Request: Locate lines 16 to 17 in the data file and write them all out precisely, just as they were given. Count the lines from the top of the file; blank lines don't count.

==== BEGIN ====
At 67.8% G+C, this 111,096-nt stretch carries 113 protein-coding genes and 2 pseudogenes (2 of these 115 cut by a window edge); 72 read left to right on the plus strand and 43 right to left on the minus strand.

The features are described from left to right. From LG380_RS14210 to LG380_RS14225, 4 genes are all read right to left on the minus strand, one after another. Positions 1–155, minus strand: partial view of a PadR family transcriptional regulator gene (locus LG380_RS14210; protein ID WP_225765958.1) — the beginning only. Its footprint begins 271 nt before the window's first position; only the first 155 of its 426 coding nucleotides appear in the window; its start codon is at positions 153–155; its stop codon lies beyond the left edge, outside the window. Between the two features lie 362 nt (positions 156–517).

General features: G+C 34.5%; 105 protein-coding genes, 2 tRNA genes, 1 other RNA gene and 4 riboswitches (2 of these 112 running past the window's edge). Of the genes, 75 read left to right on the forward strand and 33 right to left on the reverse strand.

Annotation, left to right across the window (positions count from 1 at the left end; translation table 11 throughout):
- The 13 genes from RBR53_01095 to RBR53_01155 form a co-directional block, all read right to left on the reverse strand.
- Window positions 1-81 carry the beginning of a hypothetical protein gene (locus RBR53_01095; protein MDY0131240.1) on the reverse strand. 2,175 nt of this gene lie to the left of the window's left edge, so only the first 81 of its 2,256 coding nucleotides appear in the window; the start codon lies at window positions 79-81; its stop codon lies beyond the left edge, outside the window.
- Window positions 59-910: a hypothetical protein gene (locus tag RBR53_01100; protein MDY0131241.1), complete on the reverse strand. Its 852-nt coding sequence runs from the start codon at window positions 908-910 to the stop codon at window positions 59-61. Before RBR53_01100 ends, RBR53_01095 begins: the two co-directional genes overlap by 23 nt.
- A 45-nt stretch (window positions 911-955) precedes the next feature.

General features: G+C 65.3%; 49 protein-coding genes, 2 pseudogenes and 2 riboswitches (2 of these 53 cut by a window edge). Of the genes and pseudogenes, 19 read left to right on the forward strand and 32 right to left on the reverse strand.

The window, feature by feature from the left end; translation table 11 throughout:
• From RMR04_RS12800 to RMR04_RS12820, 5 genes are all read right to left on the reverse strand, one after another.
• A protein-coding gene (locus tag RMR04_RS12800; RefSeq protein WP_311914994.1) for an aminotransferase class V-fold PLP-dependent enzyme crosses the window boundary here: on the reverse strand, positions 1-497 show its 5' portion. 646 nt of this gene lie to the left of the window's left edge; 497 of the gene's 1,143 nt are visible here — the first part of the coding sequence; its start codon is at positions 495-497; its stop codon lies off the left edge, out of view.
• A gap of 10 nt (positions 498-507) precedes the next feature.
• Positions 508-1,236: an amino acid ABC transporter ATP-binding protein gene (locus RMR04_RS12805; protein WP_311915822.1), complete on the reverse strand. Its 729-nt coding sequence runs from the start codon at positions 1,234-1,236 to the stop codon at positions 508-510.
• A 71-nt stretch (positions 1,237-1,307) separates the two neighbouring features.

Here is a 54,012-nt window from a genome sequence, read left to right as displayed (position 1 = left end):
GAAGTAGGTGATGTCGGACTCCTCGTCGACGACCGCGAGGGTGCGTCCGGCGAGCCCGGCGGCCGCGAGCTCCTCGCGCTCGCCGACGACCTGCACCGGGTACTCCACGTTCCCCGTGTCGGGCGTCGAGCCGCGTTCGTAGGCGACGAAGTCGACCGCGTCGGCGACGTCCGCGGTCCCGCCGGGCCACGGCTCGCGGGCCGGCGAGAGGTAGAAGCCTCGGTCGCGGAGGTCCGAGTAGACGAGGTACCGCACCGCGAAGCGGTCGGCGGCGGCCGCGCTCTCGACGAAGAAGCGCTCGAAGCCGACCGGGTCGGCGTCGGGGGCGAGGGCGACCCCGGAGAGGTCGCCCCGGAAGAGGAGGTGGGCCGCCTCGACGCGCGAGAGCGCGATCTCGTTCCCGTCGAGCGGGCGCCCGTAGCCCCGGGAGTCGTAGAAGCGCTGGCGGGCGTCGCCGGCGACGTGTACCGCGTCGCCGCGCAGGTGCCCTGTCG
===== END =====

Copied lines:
Here is a 54,012-nt window from a genome sequence, read left to right as displayed (position 1 = left end):
GAAGTAGGTGATGTCGGACTCCTCGTCGACGACCGCGAGGGTGCGTCCGGCGAGCCCGGCGGCCGCGAGCTCCTCGCGCTCGCCGACGACCTGCACCGGGTACTCCACGTTCCCCGTGTCGGGCGTCGAGCCGCGTTCGTAGGCGACGAAGTCGACCGCGTCGGCGACGTCCGCGGTCCCGCCGGGCCACGGCTCGCGGGCCGGCGAGAGGTAGAAGCCTCGGTCGCGGAGGTCCGAGTAGACGAGGTACCGCACCGCGAAGCGGTCGGCGGCGGCCGCGCTCTCGACGAAGAAGCGCTCGAAGCCGACCGGGTCGGCGTCGGGGGCGAGGGCGACCCCGGAGAGGTCGCCCCGGAAGAGGAGGTGGGCCGCCTCGACGCGCGAGAGCGCGATCTCGTTCCCGTCGAGCGGGCGCCCGTAGCCCCGGGAGTCGTAGAAGCGCTGGCGGGCGTCGCCGGCGACGTGTACCGCGTCGCCGCGCAGGTGCCCTGTCG